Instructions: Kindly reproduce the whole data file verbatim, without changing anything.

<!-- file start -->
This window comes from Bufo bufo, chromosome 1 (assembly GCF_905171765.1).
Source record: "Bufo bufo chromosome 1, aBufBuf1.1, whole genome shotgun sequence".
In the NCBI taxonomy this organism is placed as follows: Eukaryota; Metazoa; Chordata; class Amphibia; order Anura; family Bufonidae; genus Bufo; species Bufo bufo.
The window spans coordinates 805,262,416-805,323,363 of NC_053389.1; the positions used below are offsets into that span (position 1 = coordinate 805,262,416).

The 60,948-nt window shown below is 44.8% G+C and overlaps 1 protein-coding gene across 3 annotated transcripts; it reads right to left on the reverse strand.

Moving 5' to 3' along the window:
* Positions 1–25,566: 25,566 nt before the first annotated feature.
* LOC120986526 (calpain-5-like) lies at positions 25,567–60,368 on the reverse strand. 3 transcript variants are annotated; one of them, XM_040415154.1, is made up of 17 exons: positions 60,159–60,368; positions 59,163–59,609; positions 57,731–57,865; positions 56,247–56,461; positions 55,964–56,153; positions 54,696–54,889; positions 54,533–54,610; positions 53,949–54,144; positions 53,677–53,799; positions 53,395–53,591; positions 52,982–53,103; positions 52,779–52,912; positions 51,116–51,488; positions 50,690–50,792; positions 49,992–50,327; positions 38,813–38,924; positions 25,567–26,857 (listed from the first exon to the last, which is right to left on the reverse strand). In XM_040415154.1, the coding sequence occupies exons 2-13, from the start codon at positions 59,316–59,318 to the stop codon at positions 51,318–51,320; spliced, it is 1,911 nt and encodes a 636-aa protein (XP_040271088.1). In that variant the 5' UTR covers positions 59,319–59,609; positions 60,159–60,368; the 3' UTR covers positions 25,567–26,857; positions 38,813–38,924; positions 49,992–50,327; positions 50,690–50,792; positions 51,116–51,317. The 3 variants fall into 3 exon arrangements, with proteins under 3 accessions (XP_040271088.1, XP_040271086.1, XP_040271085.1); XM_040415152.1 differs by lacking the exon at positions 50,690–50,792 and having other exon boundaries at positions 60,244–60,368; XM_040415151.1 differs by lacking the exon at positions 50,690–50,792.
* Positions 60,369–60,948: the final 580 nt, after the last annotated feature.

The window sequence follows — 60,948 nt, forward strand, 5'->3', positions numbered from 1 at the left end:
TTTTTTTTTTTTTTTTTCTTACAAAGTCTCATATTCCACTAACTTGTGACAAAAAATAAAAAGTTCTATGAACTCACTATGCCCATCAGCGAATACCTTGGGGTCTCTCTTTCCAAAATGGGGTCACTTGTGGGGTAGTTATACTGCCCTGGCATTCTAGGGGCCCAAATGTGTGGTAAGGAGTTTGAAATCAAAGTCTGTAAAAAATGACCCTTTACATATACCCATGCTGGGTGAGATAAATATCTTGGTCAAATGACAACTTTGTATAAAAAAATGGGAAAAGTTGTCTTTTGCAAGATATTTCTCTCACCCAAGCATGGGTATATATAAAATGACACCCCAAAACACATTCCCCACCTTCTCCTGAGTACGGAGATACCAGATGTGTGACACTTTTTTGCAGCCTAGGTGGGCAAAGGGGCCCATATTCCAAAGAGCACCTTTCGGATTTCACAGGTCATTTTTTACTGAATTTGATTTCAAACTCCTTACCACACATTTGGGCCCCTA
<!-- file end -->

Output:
This window comes from Bufo bufo, chromosome 1 (assembly GCF_905171765.1).
Source record: "Bufo bufo chromosome 1, aBufBuf1.1, whole genome shotgun sequence".
In the NCBI taxonomy this organism is placed as follows: Eukaryota; Metazoa; Chordata; class Amphibia; order Anura; family Bufonidae; genus Bufo; species Bufo bufo.
The window spans coordinates 805,262,416-805,323,363 of NC_053389.1; the positions used below are offsets into that span (position 1 = coordinate 805,262,416).

The 60,948-nt window shown below is 44.8% G+C and overlaps 1 protein-coding gene across 3 annotated transcripts; it reads right to left on the reverse strand.

Moving 5' to 3' along the window:
* Positions 1–25,566: 25,566 nt before the first annotated feature.
* LOC120986526 (calpain-5-like) lies at positions 25,567–60,368 on the reverse strand. 3 transcript variants are annotated; one of them, XM_040415154.1, is made up of 17 exons: positions 60,159–60,368; positions 59,163–59,609; positions 57,731–57,865; positions 56,247–56,461; positions 55,964–56,153; positions 54,696–54,889; positions 54,533–54,610; positions 53,949–54,144; positions 53,677–53,799; positions 53,395–53,591; positions 52,982–53,103; positions 52,779–52,912; positions 51,116–51,488; positions 50,690–50,792; positions 49,992–50,327; positions 38,813–38,924; positions 25,567–26,857 (listed from the first exon to the last, which is right to left on the reverse strand). In XM_040415154.1, the coding sequence occupies exons 2-13, from the start codon at positions 59,316–59,318 to the stop codon at positions 51,318–51,320; spliced, it is 1,911 nt and encodes a 636-aa protein (XP_040271088.1). In that variant the 5' UTR covers positions 59,319–59,609; positions 60,159–60,368; the 3' UTR covers positions 25,567–26,857; positions 38,813–38,924; positions 49,992–50,327; positions 50,690–50,792; positions 51,116–51,317. The 3 variants fall into 3 exon arrangements, with proteins under 3 accessions (XP_040271088.1, XP_040271086.1, XP_040271085.1); XM_040415152.1 differs by lacking the exon at positions 50,690–50,792 and having other exon boundaries at positions 60,244–60,368; XM_040415151.1 differs by lacking the exon at positions 50,690–50,792.
* Positions 60,369–60,948: the final 580 nt, after the last annotated feature.

The window sequence follows — 60,948 nt, forward strand, 5'->3', positions numbered from 1 at the left end:
TTTTTTTTTTTTTTTTTCTTACAAAGTCTCATATTCCACTAACTTGTGACAAAAAATAAAAAGTTCTATGAACTCACTATGCCCATCAGCGAATACCTTGGGGTCTCTCTTTCCAAAATGGGGTCACTTGTGGGGTAGTTATACTGCCCTGGCATTCTAGGGGCCCAAATGTGTGGTAAGGAGTTTGAAATCAAAGTCTGTAAAAAATGACCCTTTACATATACCCATGCTGGGTGAGATAAATATCTTGGTCAAATGACAACTTTGTATAAAAAAATGGGAAAAGTTGTCTTTTGCAAGATATTTCTCTCACCCAAGCATGGGTATATATAAAATGACACCCCAAAACACATTCCCCACCTTCTCCTGAGTACGGAGATACCAGATGTGTGACACTTTTTTGCAGCCTAGGTGGGCAAAGGGGCCCATATTCCAAAGAGCACCTTTCGGATTTCACAGGTCATTTTTTACTGAATTTGATTTCAAACTCCTTACCACACATTTGGGCCCCTA